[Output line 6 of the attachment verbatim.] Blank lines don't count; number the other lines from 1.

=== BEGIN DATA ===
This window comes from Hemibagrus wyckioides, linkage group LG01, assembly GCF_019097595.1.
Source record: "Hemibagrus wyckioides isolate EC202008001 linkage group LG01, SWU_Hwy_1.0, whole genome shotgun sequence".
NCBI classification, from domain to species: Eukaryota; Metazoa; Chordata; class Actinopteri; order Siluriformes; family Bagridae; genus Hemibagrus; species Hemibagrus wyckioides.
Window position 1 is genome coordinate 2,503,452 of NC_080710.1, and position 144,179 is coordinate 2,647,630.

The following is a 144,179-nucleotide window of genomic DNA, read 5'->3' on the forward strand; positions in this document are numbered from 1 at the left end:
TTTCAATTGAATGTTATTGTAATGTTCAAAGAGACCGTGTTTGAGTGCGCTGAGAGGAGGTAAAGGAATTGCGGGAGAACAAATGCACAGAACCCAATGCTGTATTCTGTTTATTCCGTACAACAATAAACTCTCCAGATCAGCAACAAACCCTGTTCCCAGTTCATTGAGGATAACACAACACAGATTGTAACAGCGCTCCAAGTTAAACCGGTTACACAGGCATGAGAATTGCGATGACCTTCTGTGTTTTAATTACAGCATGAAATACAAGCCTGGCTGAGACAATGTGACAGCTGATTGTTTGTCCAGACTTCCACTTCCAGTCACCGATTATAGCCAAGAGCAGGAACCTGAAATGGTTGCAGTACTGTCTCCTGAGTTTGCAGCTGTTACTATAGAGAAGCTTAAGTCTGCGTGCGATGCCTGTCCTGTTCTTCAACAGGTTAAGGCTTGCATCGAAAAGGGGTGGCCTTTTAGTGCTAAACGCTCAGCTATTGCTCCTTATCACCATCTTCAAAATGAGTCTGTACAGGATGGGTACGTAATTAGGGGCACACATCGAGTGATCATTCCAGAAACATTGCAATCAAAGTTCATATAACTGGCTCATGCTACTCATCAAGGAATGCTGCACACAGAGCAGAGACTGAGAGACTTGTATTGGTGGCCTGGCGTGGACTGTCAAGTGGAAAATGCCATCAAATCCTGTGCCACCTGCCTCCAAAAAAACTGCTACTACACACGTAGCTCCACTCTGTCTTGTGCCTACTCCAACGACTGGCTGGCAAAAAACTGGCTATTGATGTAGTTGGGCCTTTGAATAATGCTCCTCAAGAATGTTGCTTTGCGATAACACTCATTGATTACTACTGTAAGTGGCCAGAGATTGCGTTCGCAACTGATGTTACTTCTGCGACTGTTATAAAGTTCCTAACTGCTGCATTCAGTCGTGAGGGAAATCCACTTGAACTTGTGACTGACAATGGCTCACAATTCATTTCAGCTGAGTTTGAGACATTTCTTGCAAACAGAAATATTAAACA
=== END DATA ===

TTTCAATTGAATGTTATTGTAATGTTCAAAGAGACCGTGTTTGAGTGCGCTGAGAGGAGGTAAAGGAATTGCGGGAGAACAAATGCACAGAACCCAATGCTGTATTCTGTTTATTCCGTACAACAATAAACTCTCCAGATCAGCAACAAACCCTGTTCCCAGTTCATTGAGGATAACACAACACAGATTGTAACAGCGCTCCAAGTTAAACCGGTTACACAGGCATGAGAATTGCGATGACCTTCTGTGTTTTAATTACAGCATGAAATACAAGCCTGGCTGAGACAATGTGACAGCTGATTGTTTGTCCAGACTTCCACTTCCAGTCACCGATTATAGCCAAGAGCAGGAACCTGAAATGGTTGCAGTACTGTCTCCTGAGTTTGCAGCTGTTACTATAGAGAAGCTTAAGTCTGCGTGCGATGCCTGTCCTGTTCTTCAACAGGTTAAGGCTTGCATCGAAAAGGGGTGGCCTTTTAGTGCTAAACGCTCAGCTATTGCTCCTTATCACCATCTTCAAAATGAGTCTGTACAGGATGGGTACGTAATTAGGGGCACACATCGAGTGATCATTCCAGAAACATTGCAATCAAAGTTCATATAACTGGCTCATGCTACTCATCAAGGAATGCTGCACACAGAGCAGAGACTGAGAGACTTGTATTGGTGGCCTGGCGTGGACTGTCAAGTGGAAAATGCCATCAAATCCTGTGCCACCTGCCTCCAAAAAAACTGCTACTACACACGTAGCTCCACTCTGTCTTGTGCCTACTCCAACGACTGGCTGGCAAAAAACTGGCTATTGATGTAGTTGGGCCTTTGAATAATGCTCCTCAAGAATGTTGCTTTGCGATAACACTCATTGATTACTACTGTAAGTGGCCAGAGATTGCGTTCGCAACTGATGTTACTTCTGCGACTGTTATAAAGTTCCTAACTGCTGCATTCAGTCGTGAGGGAAATCCACTTGAACTTGTGACTGACAATGGCTCACAATTCATTTCAGCTGAGTTTGAGACATTTCTTGCAAACAGAAATATTAAACA